When voters overwhelmingly elected Lori Lightfoot in April, Chicago became the largest city to elect a black woman as its mayor.
“For years, they’ve said Chicago ain’t ready for reform. Well, get ready … because reform is here,” Lightfoot said during her inauguration speech in May. “I campaigned on change, you voted for change and I plan to deliver change to our government.”
In the seven months since, Lightfoot has gone after the Chicago tradition of aldermanic privilege, eliminated overdue fines at city libraries, given wider berth to scofflaws and those who can’t afford city stickers and associated traffic fines, and shepherded through a budget that avoids the massive property tax hike she’d warned may be necessary.
But Lightfoot has also upset alderman who see her as trying to rule with an iron fist despite promises of teamwork. She was unable to ward off a Chicago Teachers Union strike and she could not get state lawmakers on board with key priorities, including a change to the tax structure the Illinois General Assembly put in place for a future casino.
The jockeying over a casino could jeopardize funding for one of Democratic Gov. J.B. Pritkzer’s main initiatives: a massive infrastructure plan funded by new casinos, sports betting and hikes in the state gasoline tax and license plate fee.
In his first year in the governor’s mansion, Pritkzer made good on a promise made during his January inauguration speech that, unlike the partisan impasse that was the hallmark of his predecessor’s term, Illinois would have a budget. And it would be on time.
“With all the challenges Illinois faces, Democrats and Republicans will work together, and we must begin with our most basic responsibilities. We will propose, debate and pass a balanced budget this year,” Pritkzer said at his swearing-in ceremony in January.
Critics say the budget is precariously balanced, however, as the governor’s fiscal hopes are pinned on taxpayers in 2020 authorizing a constitutional change that would allow Illinois to implement a graduated income tax, rather than the existing flat tax.
While it’s in the eye of the beholder whether the changes made in the first year of the Pritzker administration (aided by supermajorities in both chambers of the General Assembly) are positive for the state, there’s no question that his first session was productive. Among the major laws signed by the governor: a higher statewide minimum wage, and legalization of recreational marijuana.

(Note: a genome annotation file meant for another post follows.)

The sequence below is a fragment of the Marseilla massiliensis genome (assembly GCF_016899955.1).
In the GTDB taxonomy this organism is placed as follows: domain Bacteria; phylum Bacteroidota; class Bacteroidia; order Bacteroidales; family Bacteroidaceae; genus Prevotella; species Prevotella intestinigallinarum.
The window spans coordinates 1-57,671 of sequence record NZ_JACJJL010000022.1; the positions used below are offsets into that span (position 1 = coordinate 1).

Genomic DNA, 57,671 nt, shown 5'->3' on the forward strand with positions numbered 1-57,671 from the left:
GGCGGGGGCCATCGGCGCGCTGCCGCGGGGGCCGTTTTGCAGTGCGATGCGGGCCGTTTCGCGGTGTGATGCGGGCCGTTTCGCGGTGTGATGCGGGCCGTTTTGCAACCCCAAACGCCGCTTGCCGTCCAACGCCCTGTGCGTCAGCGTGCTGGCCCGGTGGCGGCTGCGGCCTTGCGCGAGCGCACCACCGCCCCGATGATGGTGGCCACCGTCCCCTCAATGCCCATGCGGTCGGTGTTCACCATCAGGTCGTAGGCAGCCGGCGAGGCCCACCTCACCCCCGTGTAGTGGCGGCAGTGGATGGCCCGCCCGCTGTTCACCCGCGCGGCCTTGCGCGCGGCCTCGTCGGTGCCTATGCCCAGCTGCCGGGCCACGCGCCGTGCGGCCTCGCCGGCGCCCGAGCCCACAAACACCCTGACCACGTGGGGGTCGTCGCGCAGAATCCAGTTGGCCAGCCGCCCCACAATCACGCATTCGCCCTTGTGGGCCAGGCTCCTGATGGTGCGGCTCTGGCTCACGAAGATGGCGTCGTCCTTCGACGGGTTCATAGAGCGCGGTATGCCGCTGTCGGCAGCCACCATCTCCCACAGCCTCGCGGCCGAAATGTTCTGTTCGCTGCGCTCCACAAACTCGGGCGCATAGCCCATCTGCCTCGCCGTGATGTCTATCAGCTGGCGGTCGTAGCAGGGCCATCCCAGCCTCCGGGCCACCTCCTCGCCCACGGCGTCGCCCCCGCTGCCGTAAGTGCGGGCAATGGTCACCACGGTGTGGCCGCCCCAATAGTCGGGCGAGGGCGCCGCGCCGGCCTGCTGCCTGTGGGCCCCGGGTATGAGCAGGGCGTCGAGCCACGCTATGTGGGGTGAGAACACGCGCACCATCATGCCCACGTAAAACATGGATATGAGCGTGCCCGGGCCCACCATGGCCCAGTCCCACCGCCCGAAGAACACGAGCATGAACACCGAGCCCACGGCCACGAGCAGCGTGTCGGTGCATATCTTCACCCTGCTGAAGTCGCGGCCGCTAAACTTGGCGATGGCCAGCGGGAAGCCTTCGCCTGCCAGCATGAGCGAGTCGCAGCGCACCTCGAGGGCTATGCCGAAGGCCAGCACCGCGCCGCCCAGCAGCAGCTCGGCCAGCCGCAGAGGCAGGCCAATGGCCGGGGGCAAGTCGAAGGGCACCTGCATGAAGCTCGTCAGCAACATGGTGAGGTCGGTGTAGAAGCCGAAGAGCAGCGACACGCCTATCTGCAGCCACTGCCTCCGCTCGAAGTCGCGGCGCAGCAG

At some points in Illinois history, those would have been hallmarks of the year in politics.
Instead, the actions of Lightfoot and Pritzker were overshadowed by a cascade of activity by the FBI: In Chicago, veteran Ald. Ed Burke was indicted on 14 counts of corruption; agents in June raided the offices of 34th Ward Ald. Carrie Austin, while state. Sen. Martin Sandoval will soon resign following a September raid on his home and offices, followed by raids of a trio of suburban offices. Power-player lobbyists and executives tied to energy giant Exelon and utility provider ComEd appear to be at the heart of the wide-ranging probe, with speculation that longtime Illinois House Speaker Michael Madigan is the ultimate target.
Madigan’s Senate counterpart, Pres. John Cullerton, will depart from public office before the probe’s wrapped up; he announced in November that he will retire early in 2020.
An entirely different scandal led to Lightfoot in December firing a hitherto ally: Chicago Police Superintendent Eddie Johnson, who was supposed to finish 2019 with a soft retirement. Instead, Lightfoot accused Johnson of lying about the circumstances surrounding his being found passed out behind the wheel of his car. According to media reports, Johnson had been drinking with a police officer on his security force.
If it all sounds like a Hollywood screenplay, so does the real-life storyline that played out around former “Empire” actor Jussie Smollett. On Jan. 29, 2019, Smollett told Chicago police he had been the victim of a hate crime when a pair of men used racial and homophobic slurs against him, poured bleach on him and put a noose on him. But a month later, police alleged that Smollett himself had orchestrated that attack. Smollett was charged in a 16-count indictment.
Johnson and then-Mayor Rahm Emanuel were livid when in March, the office of Cook County State’s Attorney Kim Foxx suddenly announced it was dropping the charges, setting off a fresh firestorm, this time with Chicago’s criminal justice system in the spotlight.
Dueling court-cases between Smollett and the city continue, while Foxx is facing a battle for re-election.